an #archaeogaming unconference

Update: Mark June 1st on your calendars folks! This is probably madness, but what the hell. Given the interest this past week in the intersection(s) of archaeology and gaming that seemed to be happening across various blogs & across the twittersphere, it occurred to me that this was a really good opportunity for me to learn how to throw a virtual unconference. (Wasn’t that everyone’s first thought?) So, in order to get a sense of what people might be interested in talking about, I cooked up an ‘all our ideas’ voting page which can be found here. It presents you … Continue reading an #archaeogaming unconference

Calling for #archaeogames – some thoughts on potential processes

Some months ago, I was talking with a colleague about the changing landscape of academic publishing. I was encouraging her to try some of these various open access and/or post-publication peer review and/or open peer review experiments that I’ve published in. Like any true believer, I was a bit annoying. A lot annoying. To which she sensibly responded: “But you were hired here to do that sort of thing. I was not. My goal right now is to secure tenure. I can’t have a bunch of ‘failed’ experiments or things that are too out-there on my cv when I go … Continue reading Calling for #archaeogames – some thoughts on potential processes

ludi incipiant! a call for #archaeogames?

Let’s play a game. In the wake of the #saa2015 #archaeogaming hashtag (as well as #ctp2015, ‘challenge the past’), and indeed Heritage Jam, I’ve been thinking about how awesome it would be to have a collection of papers dealing with archaeogaming (as Andrew defines it). Such things exist (although, as I tap this out, I can’t link to anything in particular) though they are more ‘reception studies’ than what I think we’ve been seeing lately. And then as I sat in traffic, imagining what a ‘call for papers’ might say, the penny dropped. Why call for papers at all? Why not … Continue reading ludi incipiant! a call for #archaeogames?

Play along at home with #hist3812a

In my video games and history class, I assign each week one or two major pieces that I want everyone to read. Each week, a subset of the class has to attempt a ‘challenge’, which involves reading a bit more, reflecting, and devising a way of making their argument – a procedural rhetoric – via a game engine (in this case, Twine). Later on, they’ll be building in Minecraft. Right now, we have nearly 50 students enrolled. If you’re interested in following along at home, here are the first few challenges. These are the actual prompts cut-n-pasted out of our … Continue reading Play along at home with #hist3812a

Historical Maps into Minecraft: My Workflow

The folks at the New York Public Library have a workflow and python script for translating historical maps into Minecraft. It’s a three-step (quite big steps) process. First, they generate a DEM (digital elevation model) from the historical map, using QGIS. This is saved as ‘elevation.tiff’. Then, using Inkscape, they trace over the features from the historical map that they want to translate into Minecraft. Different colours equal different kinds of blocks. This is saved as ‘features.tiff’. Then, using a custom python script, the two layers are combined to create a minecraft map, which can either be in ‘creative’ mode … Continue reading Historical Maps into Minecraft: My Workflow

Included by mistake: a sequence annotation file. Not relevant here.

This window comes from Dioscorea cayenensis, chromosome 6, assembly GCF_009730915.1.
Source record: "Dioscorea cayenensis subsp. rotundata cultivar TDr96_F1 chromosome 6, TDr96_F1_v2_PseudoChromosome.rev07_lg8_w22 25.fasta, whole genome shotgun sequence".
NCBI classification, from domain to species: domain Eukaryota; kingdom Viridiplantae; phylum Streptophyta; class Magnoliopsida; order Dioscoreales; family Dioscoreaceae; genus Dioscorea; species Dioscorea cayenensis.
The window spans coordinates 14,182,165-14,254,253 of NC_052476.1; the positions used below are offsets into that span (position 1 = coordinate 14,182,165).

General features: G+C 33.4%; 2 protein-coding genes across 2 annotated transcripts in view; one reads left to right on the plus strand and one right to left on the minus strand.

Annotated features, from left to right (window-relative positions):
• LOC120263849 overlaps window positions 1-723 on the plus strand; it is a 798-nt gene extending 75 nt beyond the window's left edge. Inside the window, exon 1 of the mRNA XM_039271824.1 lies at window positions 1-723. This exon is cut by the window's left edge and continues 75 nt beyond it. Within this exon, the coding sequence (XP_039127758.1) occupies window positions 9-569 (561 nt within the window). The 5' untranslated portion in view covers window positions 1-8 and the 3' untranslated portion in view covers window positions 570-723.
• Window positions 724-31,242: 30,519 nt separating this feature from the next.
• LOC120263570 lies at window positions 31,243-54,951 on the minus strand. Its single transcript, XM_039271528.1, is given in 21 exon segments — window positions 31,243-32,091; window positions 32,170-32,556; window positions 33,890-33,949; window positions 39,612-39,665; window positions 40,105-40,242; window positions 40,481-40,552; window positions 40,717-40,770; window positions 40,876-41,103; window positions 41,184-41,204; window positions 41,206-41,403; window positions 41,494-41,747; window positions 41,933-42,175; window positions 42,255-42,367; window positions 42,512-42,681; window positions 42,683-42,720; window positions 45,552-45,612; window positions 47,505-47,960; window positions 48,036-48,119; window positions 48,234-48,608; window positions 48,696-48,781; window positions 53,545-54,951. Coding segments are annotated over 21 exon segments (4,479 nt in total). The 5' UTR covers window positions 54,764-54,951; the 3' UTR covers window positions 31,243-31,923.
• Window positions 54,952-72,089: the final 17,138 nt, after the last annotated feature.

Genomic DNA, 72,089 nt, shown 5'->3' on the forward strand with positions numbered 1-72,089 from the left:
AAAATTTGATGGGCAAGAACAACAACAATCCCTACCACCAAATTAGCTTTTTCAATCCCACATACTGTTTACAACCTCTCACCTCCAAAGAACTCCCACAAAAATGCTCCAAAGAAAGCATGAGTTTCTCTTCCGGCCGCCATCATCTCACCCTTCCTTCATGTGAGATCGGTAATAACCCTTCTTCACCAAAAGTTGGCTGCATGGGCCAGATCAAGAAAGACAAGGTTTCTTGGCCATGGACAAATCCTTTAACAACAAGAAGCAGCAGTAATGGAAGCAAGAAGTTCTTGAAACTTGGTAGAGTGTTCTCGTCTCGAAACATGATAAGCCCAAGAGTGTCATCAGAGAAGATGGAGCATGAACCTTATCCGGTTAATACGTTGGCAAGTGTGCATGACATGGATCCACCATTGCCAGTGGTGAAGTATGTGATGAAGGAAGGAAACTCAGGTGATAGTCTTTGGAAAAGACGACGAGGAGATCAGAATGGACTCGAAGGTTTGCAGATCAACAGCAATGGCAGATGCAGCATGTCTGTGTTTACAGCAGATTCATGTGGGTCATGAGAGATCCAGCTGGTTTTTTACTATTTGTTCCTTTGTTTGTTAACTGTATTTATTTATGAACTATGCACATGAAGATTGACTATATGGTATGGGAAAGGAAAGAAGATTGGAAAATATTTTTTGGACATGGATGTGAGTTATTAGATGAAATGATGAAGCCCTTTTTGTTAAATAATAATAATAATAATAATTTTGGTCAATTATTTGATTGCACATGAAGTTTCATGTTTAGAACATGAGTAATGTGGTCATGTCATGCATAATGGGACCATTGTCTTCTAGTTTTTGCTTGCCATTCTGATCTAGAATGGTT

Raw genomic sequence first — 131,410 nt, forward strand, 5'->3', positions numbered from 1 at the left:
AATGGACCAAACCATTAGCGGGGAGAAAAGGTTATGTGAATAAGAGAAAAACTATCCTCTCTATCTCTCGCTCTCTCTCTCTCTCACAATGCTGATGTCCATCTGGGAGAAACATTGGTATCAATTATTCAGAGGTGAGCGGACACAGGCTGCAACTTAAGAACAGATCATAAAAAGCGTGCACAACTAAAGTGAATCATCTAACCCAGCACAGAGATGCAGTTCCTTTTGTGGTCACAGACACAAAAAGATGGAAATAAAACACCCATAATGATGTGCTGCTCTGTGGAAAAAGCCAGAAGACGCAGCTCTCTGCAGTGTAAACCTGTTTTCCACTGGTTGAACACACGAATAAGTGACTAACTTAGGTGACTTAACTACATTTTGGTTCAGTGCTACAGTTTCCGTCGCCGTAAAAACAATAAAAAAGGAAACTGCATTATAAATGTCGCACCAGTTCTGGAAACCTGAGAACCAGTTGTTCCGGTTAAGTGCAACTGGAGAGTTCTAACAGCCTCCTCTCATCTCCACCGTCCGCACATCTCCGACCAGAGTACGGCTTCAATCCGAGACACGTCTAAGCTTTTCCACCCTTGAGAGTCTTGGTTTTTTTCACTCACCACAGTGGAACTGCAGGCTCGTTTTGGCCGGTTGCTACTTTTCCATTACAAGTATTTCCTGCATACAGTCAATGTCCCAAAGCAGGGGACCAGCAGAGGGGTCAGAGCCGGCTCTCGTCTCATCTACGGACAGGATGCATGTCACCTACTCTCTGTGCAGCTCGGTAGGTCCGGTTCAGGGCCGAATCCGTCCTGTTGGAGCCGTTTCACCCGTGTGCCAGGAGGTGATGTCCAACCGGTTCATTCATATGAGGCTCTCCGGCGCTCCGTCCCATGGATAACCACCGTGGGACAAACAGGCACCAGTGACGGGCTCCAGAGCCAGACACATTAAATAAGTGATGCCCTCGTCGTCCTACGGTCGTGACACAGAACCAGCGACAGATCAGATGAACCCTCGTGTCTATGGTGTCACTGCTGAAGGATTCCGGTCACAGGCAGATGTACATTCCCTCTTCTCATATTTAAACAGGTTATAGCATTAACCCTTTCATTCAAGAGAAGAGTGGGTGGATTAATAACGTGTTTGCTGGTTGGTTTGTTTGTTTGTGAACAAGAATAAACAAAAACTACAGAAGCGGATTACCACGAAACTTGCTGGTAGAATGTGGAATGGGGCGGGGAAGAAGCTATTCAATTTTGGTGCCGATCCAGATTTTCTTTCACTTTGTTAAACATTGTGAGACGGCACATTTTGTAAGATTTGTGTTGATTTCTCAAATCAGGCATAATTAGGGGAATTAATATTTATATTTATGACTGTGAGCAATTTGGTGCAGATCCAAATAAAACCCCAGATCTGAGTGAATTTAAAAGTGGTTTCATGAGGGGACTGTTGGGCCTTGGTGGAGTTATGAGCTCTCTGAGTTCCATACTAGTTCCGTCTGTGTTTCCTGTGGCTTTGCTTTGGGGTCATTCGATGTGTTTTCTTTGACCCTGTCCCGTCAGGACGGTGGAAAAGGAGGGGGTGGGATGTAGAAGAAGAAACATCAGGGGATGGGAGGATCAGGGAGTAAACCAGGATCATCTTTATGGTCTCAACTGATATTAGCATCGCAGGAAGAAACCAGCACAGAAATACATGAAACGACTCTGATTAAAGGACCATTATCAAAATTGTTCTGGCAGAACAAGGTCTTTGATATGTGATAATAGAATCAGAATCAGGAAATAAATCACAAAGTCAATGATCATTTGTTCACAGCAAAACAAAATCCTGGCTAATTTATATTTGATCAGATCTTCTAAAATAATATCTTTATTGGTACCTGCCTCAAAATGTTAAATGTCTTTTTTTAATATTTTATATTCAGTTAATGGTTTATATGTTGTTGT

Historical Maps into Minecraft

The folks over at the New York Public Library published an excellent & comprehensive tutorial for digitizing historical maps, and then importing them into Minecraft. First: thank you! Unfortunately, for me, it’s not working. I document here what I’ve been doing and ideally someone far more clever than me will figure out what needs to happen… The first parts of the tutorial – working with QGIS & Inkscape – go very well (although there might be a problem with colours, but more on that anon). Let’s look at the python script for combining the elevation map (generated from QGIS) with … Continue reading Historical Maps into Minecraft

Interview by Ben Meredith, for his article on procedurally generated archaeology sims

I was interviewed by Ben Meredith on procedurally generated game worlds and their affinities with archaeology, for Kill Screen Magazine. The piece was published this morning. It’s a good read, and an interesting take on one of the more interesting recent developments in gaming. I asked Ben if I could post the unedited communication we had, from which he drew on for his article. He said ‘yes!’, so here it is. Hi Ben,It seems to me that archaeology and video games share a number of affinities, not least of which because they are both procedurally generated. There is a method … Continue reading Interview by Ben Meredith, for his article on procedurally generated archaeology sims

Why I Play Games

(originally posted at #HIST3812, my course blog for this term’s History3812: Gaming and Simulations for Historians, at Carleton University). I play because I enjoy video games, obviously, but I also get something else out of it.  Games are a ‘lively art’; they are an expressive art, and the artistry lies in encoding rules (descriptions) about how the world works at some microlevel: and then watching how this artistry is further expressed in the unintended consequences of those rules, their intersections, their cancellations, causing new phenomena to emerge. This strikes me as the most profound use of humanities computation out there. … Continue reading Why I Play Games